When I finally made a trip to my local boardgame store, I was overwhelmed by the sheer number of games in there. I hadn’t even heard of most of them. I had a chat to the guy running the shop and he advised me about a few boardgames I had been considering and I made the leap to buy a couple. He also told me that they ran a gaming night once a week that I could come along to. I thought about this for a few months, never actually taking the first step. As a beginner gamer, I felt somewhat daunted going to a games night on my own. I was worried about not knowing any of the games, about affecting other people’s enjoyment and about making stupid mistakes. I also thought that they would all be playing heavy, complicated games that took me way beyond my Catan experiences. However, none of this happened. Instead, people were playing all types of games, seemed really up for teaching me and quite prepared for the fact that I would totally suck at them! It was a really great experience and I would say an essential one for new gamers. Here is why:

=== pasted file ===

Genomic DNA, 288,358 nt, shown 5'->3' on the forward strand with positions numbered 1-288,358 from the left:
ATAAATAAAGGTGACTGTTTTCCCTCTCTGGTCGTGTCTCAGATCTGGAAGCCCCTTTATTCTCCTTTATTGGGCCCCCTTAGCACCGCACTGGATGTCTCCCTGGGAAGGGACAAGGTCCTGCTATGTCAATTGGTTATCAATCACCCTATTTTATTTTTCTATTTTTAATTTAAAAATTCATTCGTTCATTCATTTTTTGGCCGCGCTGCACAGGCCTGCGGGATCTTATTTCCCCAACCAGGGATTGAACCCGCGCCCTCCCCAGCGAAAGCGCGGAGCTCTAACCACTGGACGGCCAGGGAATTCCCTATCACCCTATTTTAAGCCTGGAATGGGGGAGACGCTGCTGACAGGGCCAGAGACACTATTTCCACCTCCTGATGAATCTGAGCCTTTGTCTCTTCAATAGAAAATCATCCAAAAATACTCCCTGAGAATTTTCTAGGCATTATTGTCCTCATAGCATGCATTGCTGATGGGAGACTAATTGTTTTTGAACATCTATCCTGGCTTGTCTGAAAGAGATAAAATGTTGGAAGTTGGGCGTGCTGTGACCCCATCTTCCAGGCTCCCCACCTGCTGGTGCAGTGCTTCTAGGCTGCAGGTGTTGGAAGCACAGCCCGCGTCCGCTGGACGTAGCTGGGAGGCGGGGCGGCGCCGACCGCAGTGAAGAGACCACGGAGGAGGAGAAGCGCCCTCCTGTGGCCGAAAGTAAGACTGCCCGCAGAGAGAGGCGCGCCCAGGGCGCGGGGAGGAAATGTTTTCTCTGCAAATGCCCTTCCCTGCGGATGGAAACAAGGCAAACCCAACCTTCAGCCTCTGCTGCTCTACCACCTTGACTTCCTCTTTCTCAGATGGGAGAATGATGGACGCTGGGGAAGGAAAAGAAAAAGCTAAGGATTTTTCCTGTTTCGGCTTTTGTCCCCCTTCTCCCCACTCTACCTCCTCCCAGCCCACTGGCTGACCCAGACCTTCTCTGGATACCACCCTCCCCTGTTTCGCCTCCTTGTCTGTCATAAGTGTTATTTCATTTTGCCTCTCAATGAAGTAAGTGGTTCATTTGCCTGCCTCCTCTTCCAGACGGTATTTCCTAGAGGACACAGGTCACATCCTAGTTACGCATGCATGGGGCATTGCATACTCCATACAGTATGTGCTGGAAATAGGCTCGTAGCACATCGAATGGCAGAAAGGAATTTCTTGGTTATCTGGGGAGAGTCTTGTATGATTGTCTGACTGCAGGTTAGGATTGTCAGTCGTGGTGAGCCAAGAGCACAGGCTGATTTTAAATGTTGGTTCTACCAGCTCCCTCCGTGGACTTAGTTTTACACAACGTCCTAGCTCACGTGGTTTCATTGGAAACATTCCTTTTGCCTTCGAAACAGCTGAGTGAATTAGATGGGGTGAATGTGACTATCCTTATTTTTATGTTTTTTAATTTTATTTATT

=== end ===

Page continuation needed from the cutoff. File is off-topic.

The boardgame market is massive. There are all kinds of great reviews, walkthroughs and advice online but nothing is quite the same as playing the game yourself. Boardgames are quite expensive (although no more so than video games, a good meal, or a couple of nights down the pub) and you want to ensure you are buying games you will actually want to play again and again. The only way to really know this, is to play test. If, like me, you have a small group of board gaming friends, you can share purchases to offset the cost but I have found that playing at the local group will cement your purchasing choices really well. You will also end up playing games you never thought you would enjoy and trying genres you may not have experienced before.